Thus, the initiation of methane combustion involves the attack by small radicals present in the flame or for example in a fuel-rich flame,
CH4 + H < = => CH3 + H2
Other reactions would involve the attack by OH, O radicals depending on combustion conditions. The formation of such small radicals are initiated by the high temperature decomposition of the fuel or,
CH4 + M < = = > CH3 + H + M
Another important reaction in chain mechanisms is branching or,
H + O2 < = = > O + OH
The mechanism must know explain the formation of intermediates such as CO and even C2 hydrocarbons in fuel-rich flames.
The fate of the methyl radical is most important since it can lead to formaldehyde formation or C2 hydrocarbon intermediates.
The formation of formaldehyde is as follows,
CH3 + O < = = > CH2O + H
CH2O leads to the formation of carbon monoxide by small radical attack,
CH2O + H < = = > CHO + H
CH2O + OH < = => CHO + H2O
CHO + M < = => CO + H + M
Carbon monoxide oxidation by OH leads to the final product of combustion carbon dioxide.
CO + OH < = = > CO2 + H
As mentioned above the formation of C2 intermediates is an important event in fuel-rich flames. Methyl radical again plays an important role,
CH3 + CH3 + M < = = C2H6 + M
Then by a sequence of reactions involving the small radicals H, OH, O, and molecular Oxygen O2, ethane is broken down to C2H2 (acetylene) first and finally to CH2 radical species or,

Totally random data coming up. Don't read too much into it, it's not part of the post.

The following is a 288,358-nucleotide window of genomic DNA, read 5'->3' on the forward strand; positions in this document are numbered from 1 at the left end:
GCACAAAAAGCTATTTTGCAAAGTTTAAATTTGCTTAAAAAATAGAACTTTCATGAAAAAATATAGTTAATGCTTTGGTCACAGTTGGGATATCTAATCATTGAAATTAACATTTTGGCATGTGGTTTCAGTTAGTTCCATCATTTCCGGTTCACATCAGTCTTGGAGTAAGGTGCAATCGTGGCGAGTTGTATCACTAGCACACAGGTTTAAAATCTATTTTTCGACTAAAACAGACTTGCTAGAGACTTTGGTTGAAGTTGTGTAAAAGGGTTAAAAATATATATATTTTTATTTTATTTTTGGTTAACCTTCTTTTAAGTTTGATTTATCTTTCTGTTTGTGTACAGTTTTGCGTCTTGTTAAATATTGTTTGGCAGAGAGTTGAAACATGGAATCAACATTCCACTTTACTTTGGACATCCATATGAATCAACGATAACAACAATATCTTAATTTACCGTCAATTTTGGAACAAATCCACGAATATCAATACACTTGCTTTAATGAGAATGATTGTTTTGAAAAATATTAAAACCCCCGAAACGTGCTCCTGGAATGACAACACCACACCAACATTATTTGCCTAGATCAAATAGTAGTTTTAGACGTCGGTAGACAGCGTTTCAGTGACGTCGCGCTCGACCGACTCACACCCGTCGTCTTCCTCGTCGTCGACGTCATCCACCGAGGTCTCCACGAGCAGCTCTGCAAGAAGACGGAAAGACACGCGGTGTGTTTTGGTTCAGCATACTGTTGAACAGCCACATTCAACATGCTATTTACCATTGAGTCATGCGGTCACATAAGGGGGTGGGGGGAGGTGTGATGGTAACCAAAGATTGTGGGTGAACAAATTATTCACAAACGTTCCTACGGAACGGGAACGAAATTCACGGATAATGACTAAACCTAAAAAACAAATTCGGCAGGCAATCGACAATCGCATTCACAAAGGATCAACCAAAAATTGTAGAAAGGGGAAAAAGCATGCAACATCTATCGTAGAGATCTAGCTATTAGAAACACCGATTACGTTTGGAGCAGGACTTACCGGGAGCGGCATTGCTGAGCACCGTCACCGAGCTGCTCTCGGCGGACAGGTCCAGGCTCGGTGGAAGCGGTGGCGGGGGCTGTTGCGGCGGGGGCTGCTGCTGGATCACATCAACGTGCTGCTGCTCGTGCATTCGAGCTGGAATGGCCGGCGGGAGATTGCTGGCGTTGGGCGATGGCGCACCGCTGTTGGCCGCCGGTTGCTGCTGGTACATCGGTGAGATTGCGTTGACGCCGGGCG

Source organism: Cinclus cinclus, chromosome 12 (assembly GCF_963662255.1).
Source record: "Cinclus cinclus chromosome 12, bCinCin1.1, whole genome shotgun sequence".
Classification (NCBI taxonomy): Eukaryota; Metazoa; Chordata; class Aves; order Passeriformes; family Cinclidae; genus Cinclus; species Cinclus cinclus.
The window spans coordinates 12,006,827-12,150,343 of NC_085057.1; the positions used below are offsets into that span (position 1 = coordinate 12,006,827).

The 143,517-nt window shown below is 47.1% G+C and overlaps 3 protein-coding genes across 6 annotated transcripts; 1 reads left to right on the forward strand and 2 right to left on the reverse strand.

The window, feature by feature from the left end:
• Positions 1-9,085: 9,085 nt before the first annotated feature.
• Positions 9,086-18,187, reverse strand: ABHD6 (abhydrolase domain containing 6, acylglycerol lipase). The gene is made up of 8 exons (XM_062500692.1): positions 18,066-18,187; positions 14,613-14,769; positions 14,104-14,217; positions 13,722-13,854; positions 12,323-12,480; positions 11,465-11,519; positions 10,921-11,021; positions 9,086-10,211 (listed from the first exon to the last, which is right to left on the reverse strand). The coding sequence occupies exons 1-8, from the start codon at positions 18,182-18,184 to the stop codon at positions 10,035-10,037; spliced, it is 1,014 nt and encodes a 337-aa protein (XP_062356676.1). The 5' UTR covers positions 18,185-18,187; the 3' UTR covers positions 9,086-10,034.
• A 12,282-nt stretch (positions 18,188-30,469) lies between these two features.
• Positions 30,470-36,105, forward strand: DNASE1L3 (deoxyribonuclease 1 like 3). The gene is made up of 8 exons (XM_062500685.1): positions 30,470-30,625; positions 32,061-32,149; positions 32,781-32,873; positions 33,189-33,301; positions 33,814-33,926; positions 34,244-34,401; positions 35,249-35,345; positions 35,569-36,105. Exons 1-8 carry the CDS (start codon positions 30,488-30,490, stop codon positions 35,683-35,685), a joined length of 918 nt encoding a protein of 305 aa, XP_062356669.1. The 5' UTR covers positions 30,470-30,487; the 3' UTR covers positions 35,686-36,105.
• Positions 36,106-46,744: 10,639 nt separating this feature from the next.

H, OH, O O2
C2H6 < = = > C2H6 < = = > C2H4 < = = > C2H3 < = = > C2H2
Acetylene C2H2 leads to CH2 and then CO,
C2H2 + O < = = > CH2 + CO
CH2 + O2 < = = > CO2 + H + H
A flowchart for C1/C2 Hydrocarbon oxidation from Warnatz [1] is shown in Figure 1 as a summary of the discussion.
A very well known Methane combustion mechanism consisting of hundreds of reactions for methane including formation of NOx species is the GRI Mechanism 3.0 which is included in Appendix 2 as an illustration.
Hydrogen sulfide combustion model assembly
The combustion of Hydrogen sulfide [2] follow similar principles as methane discussed above: chain reaction mechanism and thermal decomposition of the fuel as radical initiation reaction. The overall reaction is:
H2S + 1.5 O2 < = = > SO2 + H2O (Sx, SO depending on stoichiometry)
The mechanism needs to explain the formation of SOx and Sx depending on stoichiometric conditions.